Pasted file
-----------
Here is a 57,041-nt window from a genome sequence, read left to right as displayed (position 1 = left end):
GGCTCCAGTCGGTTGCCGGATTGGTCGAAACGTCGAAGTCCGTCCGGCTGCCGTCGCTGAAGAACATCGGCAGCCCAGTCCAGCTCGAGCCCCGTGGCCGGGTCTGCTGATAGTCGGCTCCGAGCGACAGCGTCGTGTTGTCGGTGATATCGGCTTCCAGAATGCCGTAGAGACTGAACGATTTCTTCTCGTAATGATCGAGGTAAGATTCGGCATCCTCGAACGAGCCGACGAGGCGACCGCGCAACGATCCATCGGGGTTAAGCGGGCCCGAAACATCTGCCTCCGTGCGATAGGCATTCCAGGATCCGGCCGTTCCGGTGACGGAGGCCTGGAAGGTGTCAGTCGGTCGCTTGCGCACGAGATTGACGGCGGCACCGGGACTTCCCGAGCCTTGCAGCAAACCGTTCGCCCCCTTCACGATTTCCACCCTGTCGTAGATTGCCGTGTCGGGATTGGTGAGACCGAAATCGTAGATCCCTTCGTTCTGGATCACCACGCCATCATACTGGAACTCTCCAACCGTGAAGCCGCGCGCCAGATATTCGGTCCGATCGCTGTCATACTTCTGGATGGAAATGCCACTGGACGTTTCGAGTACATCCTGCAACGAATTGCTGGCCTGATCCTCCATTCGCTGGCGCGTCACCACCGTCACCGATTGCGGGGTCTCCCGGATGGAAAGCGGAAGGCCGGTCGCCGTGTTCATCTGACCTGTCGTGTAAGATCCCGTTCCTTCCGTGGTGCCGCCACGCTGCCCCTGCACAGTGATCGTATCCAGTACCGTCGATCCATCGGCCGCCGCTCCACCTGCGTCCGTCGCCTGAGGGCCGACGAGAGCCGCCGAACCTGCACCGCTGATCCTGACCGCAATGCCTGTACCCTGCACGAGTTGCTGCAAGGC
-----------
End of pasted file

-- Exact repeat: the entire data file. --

Here is a 57,041-nt window from a genome sequence, read left to right as displayed (position 1 = left end):
GGCTCCAGTCGGTTGCCGGATTGGTCGAAACGTCGAAGTCCGTCCGGCTGCCGTCGCTGAAGAACATCGGCAGCCCAGTCCAGCTCGAGCCCCGTGGCCGGGTCTGCTGATAGTCGGCTCCGAGCGACAGCGTCGTGTTGTCGGTGATATCGGCTTCCAGAATGCCGTAGAGACTGAACGATTTCTTCTCGTAATGATCGAGGTAAGATTCGGCATCCTCGAACGAGCCGACGAGGCGACCGCGCAACGATCCATCGGGGTTAAGCGGGCCCGAAACATCTGCCTCCGTGCGATAGGCATTCCAGGATCCGGCCGTTCCGGTGACGGAGGCCTGGAAGGTGTCAGTCGGTCGCTTGCGCACGAGATTGACGGCGGCACCGGGACTTCCCGAGCCTTGCAGCAAACCGTTCGCCCCCTTCACGATTTCCACCCTGTCGTAGATTGCCGTGTCGGGATTGGTGAGACCGAAATCGTAGATCCCTTCGTTCTGGATCACCACGCCATCATACTGGAACTCTCCAACCGTGAAGCCGCGCGCCAGATATTCGGTCCGATCGCTGTCATACTTCTGGATGGAAATGCCACTGGACGTTTCGAGTACATCCTGCAACGAATTGCTGGCCTGATCCTCCATTCGCTGGCGCGTCACCACCGTCACCGATTGCGGGGTCTCCCGGATGGAAAGCGGAAGGCCGGTCGCCGTGTTCATCTGACCTGTCGTGTAAGATCCCGTTCCTTCCGTGGTGCCGCCACGCTGCCCCTGCACAGTGATCGTATCCAGTACCGTCGATCCATCGGCCGCCGCTCCACCTGCGTCCGTCGCCTGAGGGCCGACGAGAGCCGCCGAACCTGCACCGCTGATCCTGACCGCAATGCCTGTACCCTGCACGAGTTGCTGCAAGGC